Rebecca Beausaert | College of Arts

Rebecca Beausaert

Photo of Rebecca Beausaert
Sessional Instructor
Phone number: 
519-824-4120 ext. 58064
1018 Mackinnon Ext.


Ph.D. York University, 2013
M.A. Western University, 2006
B.A. (Honors History) Western University, 2005


Sessional Instructor, Brock University and University of Guelph, 2013-
Research Assistant, York University, 2007-2012
Teaching Assistant, York University, 2007-2012
Teaching Assistant, Western University, 2005-2006
Research Assistant, Annandale National Historic Site, 2003-2006


Rural and Small-Town Ontario in the Nineteenth and Early-Twentieth Centuries
Histories of Sport, Leisure, and Popular Culture
Women’s and Gender History
Imperial and Commonwealth History
Legal History
History of Medicine
Local and Community Studies
Museums, Public History, and Social Memory


“’Young Rovers’ and ‘Dazzling Lady Meteors:’ Gender and Bicycle Club Culture in Turn-of-the-Century Small-Town Ontario,” Scientia Canadensis: Canadian Journal of the History of Science, Technology and Medicine (forthcoming 2014)

“Not Guilty, but Guilty: Race, Rumor, and Respectability in the 1882 Abortion Trial of Letitia Munson,” in Women of the "Promised Land”: New Essays in African Canadian History, edited by B.E. de B’beri and Nina Reid-Maroney (Toronto: University of Toronto Press, forthcoming 2014).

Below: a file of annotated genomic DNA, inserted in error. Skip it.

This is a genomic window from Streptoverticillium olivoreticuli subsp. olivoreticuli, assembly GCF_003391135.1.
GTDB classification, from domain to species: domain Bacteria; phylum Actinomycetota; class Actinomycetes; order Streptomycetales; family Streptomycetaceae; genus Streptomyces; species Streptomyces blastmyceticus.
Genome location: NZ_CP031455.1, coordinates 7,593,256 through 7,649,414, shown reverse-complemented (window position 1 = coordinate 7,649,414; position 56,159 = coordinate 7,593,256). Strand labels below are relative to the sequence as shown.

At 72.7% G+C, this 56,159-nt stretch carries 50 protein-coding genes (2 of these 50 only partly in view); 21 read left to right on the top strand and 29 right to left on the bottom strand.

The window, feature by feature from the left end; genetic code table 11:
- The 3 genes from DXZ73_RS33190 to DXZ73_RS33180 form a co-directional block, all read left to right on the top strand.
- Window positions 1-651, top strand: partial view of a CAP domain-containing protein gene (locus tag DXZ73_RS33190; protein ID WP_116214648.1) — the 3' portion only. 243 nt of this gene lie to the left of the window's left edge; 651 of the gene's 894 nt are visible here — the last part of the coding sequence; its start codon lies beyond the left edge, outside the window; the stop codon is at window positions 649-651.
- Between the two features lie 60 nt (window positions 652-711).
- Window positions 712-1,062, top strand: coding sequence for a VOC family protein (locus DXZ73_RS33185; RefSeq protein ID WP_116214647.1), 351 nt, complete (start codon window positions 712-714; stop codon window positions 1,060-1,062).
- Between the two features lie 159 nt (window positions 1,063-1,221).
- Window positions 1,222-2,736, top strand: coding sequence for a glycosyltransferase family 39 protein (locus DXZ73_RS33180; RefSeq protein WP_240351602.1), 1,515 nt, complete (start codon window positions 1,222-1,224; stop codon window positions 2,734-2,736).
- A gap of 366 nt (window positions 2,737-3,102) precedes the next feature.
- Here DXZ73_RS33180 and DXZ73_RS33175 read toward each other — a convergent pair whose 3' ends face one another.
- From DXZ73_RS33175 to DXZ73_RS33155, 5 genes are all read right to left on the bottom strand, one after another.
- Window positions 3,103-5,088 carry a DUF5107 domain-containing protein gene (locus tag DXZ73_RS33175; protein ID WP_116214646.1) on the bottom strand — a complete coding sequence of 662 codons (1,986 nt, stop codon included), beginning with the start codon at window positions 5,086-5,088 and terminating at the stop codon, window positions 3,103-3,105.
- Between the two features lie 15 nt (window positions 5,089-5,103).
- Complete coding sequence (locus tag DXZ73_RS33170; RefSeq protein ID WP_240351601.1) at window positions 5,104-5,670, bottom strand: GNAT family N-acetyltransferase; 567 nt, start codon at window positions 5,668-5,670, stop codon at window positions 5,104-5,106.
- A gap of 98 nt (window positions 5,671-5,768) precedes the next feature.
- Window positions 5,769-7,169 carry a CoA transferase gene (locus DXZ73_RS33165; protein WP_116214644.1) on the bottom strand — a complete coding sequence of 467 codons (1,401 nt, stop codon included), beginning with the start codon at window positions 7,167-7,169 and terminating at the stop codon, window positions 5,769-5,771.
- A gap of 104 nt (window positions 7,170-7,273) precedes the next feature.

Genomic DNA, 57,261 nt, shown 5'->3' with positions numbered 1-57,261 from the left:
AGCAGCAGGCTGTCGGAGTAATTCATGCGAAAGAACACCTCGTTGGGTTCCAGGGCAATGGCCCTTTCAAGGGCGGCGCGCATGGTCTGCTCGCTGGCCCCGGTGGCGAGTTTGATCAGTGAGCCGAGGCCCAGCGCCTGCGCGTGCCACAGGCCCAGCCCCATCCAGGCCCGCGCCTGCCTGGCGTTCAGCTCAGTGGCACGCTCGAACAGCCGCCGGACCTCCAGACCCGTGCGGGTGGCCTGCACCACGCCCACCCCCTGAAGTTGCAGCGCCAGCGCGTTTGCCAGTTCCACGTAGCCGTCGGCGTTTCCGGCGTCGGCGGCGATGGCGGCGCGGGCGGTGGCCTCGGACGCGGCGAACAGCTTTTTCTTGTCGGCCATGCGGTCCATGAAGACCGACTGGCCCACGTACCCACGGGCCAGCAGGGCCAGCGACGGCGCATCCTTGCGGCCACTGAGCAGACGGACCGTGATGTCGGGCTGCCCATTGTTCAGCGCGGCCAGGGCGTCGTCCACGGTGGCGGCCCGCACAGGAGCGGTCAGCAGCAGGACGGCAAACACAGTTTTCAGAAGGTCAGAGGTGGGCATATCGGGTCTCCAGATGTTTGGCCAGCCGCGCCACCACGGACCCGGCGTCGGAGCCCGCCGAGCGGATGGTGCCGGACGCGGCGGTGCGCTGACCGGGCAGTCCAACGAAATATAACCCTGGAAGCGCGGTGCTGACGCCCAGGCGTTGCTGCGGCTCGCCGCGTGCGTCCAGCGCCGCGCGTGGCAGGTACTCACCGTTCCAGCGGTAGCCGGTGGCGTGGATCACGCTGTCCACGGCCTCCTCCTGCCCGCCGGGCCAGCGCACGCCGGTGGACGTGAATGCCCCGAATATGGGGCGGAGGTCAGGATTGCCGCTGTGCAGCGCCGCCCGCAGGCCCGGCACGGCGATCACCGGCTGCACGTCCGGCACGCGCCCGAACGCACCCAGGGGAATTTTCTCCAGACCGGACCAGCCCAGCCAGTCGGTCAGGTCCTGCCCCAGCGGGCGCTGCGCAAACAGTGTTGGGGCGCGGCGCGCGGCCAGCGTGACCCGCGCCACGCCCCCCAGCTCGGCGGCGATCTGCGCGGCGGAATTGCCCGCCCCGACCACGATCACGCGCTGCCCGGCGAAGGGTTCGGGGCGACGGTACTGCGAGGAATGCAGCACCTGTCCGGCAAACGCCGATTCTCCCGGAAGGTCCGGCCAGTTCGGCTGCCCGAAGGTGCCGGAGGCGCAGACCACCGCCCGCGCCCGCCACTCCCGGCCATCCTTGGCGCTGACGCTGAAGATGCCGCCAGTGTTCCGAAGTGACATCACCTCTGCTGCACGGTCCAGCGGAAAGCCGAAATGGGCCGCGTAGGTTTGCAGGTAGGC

“‘Foreigners in Town:’ Leisure, Consumption, and Cosmopolitanism in Late-Nineteenth and Early-Twentieth Century Tillsonburg, ON,” Journal of the Canadian Historical Association 23, no. 1 (2012): 215-247.

“’Happy Homes Make Happy Hearts:’ Women, Families, and Domestic Leisure in Elora, ON, 1870-1914,” Wellington County History 25 (2012): 7-19.

“Why was the U.S. Civil War one of the ‘bloodiest wars of all time’?” The Mirror (25) (2005): 47-59.

The University of Guelph resides on the land of the Between the Lakes Treaty No. 3, the territory of the Mississaugas of the Credit. This land is part of the Dish with One Spoon, a covenant between Indigenous nations to live peaceably on the territories of the Great Lakes region. We recognize that today this gathering place is home to many First Nations, Inuit and Métis peoples and acknowledging them reminds us of our collective responsibility to the land where we learn, live and work.